I have been toying with the idea to make the podcast I co-host (The Dane & The Pain) a weekly regular show, for some time. Going independent means that I can allow myself a little bit of time to dedicate to the project. So I have. And I love it.
I caught up with a friend this week and among other things he asked “Why do you bother doing a podcast and why so often?” With the latter part of the question, he was referring to our decision to do a weekly show. And it is a question I have been asked in other contexts and in other ways. So here is why.
Podcasting is a way that allows me to have a way to share my thoughts and opinions. It is an avenue for discussion and provides a medium that is different from blogging. When Joel and I record a show, we generally know the topics we are going to talk about, but we don’t tell each other very much in order to have a more natural and less rehearsed conversation. Granted, you can do a lot of editing, but we tend not to. In actual fact, we sometimes just find out we have time to record and we spend 10min figuring out what to talk about. It is that impromptus at times.
The show is our thoughts and opinions of the day, and what gets recorded is the right thing for the day.
Regular is King
One thing we haven’t been very good at for a number of reasons is consistent regular shows. At one point we had a year pass by between episodes, because life got in the way. We are fixing this, by making a conscious effort to have a weekly show and for the past 20 shows we have managed just that (except for one week). If you want to build an audience that follows and listens to your show regularly, they have to know when to expect the next show. If you can create a rhythm of when the show is published, you are setting a precedence for your audience to create a habit. This can take months to establish, but it is extremely important, which is why Joel and I are committed to doing a weekly show. We may record several shows in a row, but we release one each week on Monday morning Australian time (Sunday night in North America).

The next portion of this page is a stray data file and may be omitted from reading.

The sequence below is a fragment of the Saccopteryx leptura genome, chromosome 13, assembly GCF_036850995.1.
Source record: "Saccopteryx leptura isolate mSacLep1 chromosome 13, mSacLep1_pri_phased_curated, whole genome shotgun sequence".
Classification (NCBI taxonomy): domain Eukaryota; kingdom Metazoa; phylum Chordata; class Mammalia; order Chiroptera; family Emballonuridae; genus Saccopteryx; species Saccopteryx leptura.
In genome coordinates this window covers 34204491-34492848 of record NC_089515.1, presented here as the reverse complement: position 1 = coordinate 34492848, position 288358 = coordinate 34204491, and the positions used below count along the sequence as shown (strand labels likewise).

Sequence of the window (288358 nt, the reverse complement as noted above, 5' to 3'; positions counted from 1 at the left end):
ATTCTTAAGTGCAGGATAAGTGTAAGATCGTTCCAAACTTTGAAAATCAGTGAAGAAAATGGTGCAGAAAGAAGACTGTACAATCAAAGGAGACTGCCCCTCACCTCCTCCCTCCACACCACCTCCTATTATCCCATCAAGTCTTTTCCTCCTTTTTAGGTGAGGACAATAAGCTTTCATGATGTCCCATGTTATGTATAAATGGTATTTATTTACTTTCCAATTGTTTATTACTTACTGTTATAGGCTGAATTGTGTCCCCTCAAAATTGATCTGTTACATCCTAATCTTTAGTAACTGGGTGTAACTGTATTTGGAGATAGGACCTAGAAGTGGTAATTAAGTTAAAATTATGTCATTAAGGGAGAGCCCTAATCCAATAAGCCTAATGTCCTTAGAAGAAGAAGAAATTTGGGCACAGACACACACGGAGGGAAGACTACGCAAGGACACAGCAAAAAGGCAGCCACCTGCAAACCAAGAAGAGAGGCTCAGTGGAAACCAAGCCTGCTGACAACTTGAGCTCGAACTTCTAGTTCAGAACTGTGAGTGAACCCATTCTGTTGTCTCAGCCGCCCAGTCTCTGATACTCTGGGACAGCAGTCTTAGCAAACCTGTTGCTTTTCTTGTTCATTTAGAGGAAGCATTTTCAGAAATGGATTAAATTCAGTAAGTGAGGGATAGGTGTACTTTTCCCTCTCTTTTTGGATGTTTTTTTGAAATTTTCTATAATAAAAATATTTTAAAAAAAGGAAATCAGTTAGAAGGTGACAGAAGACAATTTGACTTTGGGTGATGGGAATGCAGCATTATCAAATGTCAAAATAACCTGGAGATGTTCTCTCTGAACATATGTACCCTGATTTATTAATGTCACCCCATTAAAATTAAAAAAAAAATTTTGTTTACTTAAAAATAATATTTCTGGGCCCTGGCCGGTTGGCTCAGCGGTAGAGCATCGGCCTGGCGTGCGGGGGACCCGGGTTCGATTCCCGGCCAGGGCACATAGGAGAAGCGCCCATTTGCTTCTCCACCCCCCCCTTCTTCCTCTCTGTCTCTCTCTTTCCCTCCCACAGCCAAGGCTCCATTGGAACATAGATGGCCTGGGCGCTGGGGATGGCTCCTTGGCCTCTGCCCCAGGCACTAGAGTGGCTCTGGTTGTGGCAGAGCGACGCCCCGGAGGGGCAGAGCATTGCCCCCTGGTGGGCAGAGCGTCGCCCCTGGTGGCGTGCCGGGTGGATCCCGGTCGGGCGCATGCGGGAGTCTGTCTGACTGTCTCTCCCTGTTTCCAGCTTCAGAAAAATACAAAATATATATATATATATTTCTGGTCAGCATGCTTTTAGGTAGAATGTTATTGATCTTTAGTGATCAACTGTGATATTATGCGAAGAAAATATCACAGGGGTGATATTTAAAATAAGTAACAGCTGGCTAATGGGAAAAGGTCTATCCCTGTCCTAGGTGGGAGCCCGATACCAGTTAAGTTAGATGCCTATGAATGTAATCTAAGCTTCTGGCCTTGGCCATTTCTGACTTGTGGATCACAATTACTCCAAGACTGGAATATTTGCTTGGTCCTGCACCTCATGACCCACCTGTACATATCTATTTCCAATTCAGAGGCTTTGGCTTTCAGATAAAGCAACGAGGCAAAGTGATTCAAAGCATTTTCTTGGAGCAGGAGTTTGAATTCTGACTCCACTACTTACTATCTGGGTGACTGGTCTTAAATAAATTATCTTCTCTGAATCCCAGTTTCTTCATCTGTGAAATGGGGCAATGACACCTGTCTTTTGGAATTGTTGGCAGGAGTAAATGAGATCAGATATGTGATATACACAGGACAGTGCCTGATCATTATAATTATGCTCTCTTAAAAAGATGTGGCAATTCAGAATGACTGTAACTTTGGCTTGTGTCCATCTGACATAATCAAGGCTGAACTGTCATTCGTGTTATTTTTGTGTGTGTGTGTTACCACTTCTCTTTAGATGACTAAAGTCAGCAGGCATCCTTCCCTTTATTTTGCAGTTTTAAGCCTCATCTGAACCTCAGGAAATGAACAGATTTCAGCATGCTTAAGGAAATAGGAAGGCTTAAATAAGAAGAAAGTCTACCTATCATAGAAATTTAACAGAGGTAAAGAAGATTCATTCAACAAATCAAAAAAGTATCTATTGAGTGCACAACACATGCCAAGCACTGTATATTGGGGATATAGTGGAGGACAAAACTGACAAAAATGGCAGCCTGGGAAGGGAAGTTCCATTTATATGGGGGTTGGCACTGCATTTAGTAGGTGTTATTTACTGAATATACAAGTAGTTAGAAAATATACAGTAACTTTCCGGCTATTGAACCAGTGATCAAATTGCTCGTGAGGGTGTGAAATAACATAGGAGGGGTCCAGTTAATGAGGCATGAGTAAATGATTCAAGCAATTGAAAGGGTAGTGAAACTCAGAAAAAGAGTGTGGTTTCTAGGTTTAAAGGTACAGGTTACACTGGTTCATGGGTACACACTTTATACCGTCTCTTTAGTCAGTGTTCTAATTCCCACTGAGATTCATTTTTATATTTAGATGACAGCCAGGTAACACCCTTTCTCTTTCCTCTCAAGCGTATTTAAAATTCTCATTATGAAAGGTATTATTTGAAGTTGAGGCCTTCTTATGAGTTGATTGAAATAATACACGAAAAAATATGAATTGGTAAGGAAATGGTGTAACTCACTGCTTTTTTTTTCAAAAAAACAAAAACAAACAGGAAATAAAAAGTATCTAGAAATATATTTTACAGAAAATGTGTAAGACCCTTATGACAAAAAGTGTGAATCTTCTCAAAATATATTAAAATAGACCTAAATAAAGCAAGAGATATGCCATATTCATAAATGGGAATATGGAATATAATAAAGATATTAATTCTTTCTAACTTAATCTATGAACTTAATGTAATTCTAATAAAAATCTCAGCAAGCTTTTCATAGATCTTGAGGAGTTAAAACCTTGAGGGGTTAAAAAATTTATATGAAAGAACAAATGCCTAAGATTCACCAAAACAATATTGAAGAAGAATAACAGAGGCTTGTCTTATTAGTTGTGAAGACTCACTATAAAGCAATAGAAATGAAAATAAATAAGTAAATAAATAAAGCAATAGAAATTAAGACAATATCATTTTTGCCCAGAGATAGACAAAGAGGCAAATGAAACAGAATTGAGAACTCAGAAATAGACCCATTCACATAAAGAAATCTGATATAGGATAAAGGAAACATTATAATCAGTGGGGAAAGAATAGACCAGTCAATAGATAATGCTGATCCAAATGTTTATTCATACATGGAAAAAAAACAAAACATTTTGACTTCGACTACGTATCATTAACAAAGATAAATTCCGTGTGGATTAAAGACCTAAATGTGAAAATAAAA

You have to be serious and dedicated to any project for it to be a success. I generally don’t like spending time on something that will turn out to be mediocre and not the best it can be. Dedication and passion requires time, but it is time you are happy to spend on your project. As we have spread to more channels (YouTube, Facebook, Twitter, iTunes), we are spending a bit more time on the show, but it is all part of making it the best it can be, with the resources we have available.
Joel and I have committed to producing a show a week and we generally have the next three weeks’ shows ready so we can have “stuff” come up that means we can’t record when we planned to.
Part of having a publicly available podcast is that we want to engage with the community surrounding it. In this case it is the tech community that we are wanting to involve in our show to get their thoughts and feedback on the topics we talk about. Ultimately this will lead to more listeners, but that is not the primary goal. We want to create a more engaged and richer tech community that isn’t all about code. Joel doesn’t work in technology, but obviously has a keen interest in it, and I do. This gives us a great mix of opinion, knowledge and community viewpoints that we hope will resonate.
Although we aren’t creating an educational show in the strictest sense of the word, we do want to share knowledge on the topics we cover. Educational in my opinion is broadening one’s horizon, however that might occur. And if you become a delinquent of the show and engage with us regularly, then the educational aim works and you might just get more out of it than you thought.
We are going to continue to make the podcast while we are enjoying it, and we have some interaction with the listeners.